Those patients most in need of daily aspirin therapy are easy to identify. If you have a documented personal or family history of heart disease — including heart attacks, stokes, or angina; if you have diabetes; or if you have multiple risks for the development of heart disease such as havehigh blood pressure, high cholesterol, or are a smoker, you should most likely take a daily dose of aspirin (but always consult with your physician first). Although the optimal dose of aspirin in prevention of future heart disease is still unclear, doses of 75 milligrams, 100 milligrams, or 325 milligrams have been found to be equally effective.
Because the risk of bleeding with aspirin use is thought to be outweighed by its anti-clotting benefits for those who’ve already suffered a heart attack or (non-hemorrhagic) stroke, many people believe it must be so for people who haven’t suffered such an event. Current studies are still in debate over this and what is a good trade-off in risk vs benefit.
Side effects and complications of taking aspirin include:
Stroke caused by a burst blood vessel. While daily aspirin can help prevent a clot-related stroke, it may increase your risk of a bleeding stroke (hemorrhagic stroke).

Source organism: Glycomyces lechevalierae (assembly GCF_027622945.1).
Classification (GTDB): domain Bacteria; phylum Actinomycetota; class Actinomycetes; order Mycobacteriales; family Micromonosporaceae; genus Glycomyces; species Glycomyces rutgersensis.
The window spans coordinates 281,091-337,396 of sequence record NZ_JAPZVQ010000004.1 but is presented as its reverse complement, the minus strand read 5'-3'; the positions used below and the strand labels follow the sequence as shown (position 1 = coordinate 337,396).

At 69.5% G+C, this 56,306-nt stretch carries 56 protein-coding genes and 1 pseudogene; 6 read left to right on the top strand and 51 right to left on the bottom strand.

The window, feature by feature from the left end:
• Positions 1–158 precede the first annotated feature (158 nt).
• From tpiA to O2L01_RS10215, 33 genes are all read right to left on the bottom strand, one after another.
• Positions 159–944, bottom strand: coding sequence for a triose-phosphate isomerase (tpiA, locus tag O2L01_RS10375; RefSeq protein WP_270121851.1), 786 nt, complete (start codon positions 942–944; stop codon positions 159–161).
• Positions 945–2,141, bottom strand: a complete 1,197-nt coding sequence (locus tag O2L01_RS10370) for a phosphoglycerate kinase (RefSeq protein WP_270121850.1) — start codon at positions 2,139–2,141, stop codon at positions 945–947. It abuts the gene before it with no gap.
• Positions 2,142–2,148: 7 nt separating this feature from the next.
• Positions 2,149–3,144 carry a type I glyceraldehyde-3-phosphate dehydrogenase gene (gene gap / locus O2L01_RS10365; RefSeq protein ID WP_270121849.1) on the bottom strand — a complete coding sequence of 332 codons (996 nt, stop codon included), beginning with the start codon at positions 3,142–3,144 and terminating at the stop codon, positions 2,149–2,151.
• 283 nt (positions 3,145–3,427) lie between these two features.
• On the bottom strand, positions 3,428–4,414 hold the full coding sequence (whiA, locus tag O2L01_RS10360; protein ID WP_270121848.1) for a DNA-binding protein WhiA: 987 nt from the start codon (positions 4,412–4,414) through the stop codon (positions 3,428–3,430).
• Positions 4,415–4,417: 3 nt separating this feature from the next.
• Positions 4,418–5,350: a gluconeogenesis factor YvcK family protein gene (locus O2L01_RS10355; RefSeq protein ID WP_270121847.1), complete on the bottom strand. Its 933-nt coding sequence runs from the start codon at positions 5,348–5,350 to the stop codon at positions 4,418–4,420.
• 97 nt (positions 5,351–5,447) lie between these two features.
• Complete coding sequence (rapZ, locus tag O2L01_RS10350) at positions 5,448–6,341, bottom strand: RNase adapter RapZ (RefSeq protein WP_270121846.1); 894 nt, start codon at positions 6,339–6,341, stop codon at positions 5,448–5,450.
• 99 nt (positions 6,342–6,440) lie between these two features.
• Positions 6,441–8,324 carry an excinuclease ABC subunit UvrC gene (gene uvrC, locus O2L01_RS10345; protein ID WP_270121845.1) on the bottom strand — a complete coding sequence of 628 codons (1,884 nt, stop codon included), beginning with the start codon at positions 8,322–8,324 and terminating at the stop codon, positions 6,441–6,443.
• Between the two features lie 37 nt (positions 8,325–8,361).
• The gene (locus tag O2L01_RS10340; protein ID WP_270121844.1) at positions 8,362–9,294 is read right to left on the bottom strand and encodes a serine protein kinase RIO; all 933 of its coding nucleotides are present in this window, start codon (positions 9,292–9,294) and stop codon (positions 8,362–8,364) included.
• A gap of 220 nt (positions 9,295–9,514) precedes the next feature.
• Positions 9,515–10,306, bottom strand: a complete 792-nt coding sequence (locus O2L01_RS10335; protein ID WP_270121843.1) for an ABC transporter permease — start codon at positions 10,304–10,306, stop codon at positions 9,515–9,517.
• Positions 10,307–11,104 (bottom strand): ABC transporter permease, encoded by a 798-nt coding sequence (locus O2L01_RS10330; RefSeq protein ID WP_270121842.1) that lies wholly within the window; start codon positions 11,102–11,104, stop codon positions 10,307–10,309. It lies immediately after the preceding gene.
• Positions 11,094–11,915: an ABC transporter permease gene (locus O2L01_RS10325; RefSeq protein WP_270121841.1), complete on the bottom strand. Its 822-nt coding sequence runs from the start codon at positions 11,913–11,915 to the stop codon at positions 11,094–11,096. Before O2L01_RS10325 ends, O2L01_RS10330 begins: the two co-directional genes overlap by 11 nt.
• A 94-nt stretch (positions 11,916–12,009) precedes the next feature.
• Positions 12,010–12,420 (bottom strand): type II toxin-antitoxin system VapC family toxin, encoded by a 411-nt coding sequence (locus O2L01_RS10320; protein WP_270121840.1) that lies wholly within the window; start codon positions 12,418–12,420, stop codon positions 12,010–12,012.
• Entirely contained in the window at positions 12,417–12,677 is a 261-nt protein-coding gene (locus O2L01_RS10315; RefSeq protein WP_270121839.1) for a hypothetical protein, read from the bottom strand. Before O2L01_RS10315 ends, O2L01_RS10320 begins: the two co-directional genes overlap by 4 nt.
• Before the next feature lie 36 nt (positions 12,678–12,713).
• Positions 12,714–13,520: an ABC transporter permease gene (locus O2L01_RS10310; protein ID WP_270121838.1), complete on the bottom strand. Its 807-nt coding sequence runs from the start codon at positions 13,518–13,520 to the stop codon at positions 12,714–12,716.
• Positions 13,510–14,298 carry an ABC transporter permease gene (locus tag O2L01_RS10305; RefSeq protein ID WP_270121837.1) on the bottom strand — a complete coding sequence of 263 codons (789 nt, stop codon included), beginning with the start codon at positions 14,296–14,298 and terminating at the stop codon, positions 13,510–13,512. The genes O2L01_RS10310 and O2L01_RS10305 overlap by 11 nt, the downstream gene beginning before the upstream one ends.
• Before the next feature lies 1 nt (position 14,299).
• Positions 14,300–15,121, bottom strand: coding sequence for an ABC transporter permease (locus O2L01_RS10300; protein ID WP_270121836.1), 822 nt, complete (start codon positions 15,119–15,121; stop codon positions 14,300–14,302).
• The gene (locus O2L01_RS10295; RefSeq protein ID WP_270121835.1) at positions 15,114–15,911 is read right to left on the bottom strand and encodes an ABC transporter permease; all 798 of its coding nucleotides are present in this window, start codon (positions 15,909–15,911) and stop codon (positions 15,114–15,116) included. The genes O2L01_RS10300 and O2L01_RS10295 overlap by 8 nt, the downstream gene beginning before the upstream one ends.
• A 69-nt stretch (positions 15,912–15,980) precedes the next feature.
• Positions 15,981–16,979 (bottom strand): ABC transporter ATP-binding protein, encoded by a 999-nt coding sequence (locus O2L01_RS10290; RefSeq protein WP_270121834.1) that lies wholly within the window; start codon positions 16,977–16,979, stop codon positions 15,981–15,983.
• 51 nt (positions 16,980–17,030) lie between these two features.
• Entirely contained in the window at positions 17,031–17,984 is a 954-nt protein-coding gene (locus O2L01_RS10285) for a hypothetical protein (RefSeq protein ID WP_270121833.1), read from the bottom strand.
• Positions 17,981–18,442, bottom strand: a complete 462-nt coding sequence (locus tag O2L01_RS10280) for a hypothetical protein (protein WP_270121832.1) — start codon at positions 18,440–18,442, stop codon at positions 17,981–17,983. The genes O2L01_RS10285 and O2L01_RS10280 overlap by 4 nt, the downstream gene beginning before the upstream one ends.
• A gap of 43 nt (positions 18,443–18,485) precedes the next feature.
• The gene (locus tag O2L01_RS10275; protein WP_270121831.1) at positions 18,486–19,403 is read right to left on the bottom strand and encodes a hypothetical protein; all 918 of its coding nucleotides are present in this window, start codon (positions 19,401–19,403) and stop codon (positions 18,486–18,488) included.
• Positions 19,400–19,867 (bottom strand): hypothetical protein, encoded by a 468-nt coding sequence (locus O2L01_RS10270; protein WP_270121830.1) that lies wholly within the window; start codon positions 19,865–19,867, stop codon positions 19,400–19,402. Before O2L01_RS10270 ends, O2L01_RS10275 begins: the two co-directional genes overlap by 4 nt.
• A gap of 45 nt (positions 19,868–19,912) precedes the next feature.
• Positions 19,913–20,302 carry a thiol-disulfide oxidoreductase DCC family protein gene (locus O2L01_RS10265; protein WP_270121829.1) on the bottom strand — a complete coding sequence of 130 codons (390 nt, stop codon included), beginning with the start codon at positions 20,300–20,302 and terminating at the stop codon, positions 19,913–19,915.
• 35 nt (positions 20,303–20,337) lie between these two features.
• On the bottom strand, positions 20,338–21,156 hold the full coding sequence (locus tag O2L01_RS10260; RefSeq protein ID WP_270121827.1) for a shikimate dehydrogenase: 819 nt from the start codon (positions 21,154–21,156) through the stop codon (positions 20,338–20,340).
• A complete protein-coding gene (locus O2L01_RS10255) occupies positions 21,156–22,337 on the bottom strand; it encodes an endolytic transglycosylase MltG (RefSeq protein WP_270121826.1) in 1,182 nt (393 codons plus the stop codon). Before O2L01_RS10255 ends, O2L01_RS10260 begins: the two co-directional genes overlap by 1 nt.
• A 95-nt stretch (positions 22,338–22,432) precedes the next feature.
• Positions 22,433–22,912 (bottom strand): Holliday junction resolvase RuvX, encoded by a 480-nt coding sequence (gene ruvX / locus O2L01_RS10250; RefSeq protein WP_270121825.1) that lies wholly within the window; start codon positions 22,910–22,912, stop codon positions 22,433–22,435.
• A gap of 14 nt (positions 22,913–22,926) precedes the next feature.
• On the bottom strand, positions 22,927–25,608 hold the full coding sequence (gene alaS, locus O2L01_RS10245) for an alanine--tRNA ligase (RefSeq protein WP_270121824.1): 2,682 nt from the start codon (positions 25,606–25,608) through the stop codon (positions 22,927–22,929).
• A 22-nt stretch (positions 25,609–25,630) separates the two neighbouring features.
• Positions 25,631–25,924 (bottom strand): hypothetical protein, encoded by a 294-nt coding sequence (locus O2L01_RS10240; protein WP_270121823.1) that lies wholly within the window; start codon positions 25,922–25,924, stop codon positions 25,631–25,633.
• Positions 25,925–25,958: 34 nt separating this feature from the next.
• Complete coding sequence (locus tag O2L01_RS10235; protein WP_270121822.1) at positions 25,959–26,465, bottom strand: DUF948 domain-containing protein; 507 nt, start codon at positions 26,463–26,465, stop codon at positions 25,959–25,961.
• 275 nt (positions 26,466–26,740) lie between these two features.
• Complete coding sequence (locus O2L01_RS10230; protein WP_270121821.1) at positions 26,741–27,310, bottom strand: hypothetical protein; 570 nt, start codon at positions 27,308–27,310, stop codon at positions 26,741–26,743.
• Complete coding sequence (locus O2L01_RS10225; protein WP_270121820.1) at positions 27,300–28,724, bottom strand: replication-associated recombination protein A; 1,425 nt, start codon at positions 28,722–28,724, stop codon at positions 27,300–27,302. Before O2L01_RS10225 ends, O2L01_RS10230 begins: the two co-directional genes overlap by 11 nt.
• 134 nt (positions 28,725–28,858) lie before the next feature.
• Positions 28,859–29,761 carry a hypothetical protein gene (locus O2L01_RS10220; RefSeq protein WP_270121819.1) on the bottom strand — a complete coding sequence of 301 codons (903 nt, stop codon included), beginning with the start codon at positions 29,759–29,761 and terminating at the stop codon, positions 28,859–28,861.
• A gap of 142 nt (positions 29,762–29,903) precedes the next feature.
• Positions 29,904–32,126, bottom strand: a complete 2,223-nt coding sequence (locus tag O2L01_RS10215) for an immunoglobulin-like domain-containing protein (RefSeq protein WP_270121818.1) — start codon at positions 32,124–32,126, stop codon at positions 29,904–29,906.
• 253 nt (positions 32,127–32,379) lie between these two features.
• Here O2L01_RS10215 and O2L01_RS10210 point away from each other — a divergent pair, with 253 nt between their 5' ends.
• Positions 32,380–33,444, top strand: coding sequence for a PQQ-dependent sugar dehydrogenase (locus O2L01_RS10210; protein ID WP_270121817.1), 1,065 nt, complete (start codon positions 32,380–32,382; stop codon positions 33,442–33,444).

Gastrointestinal bleeding. Daily aspirin use increases your risk of developing a stomach ulcer. And, if you have a bleeding ulcer or bleeding anywhere else in your gastrointestinal tract, taking aspirin will cause it to bleed more, perhaps to a life-threatening extent.
Allergic reaction. If you’re allergic to aspirin, taking any amount of aspirin can trigger a serious allergic reaction.
Ringing in the ears (tinnitus) and hearing loss. Too much aspirin (overdosing) can cause tinnitus and eventual hearing loss in some people.
If you’re taking aspirin and need a surgical procedure or dental work, be sure to tell the surgeon or dentist that you take daily aspirin and how much. Otherwise you risk excessive bleeding during surgery.
The take home message from this is that the decision to take an aspirin a day should only be made after discussion with your Doctor. Just because it is available over the counter (like an apple) does not mean it is without risk.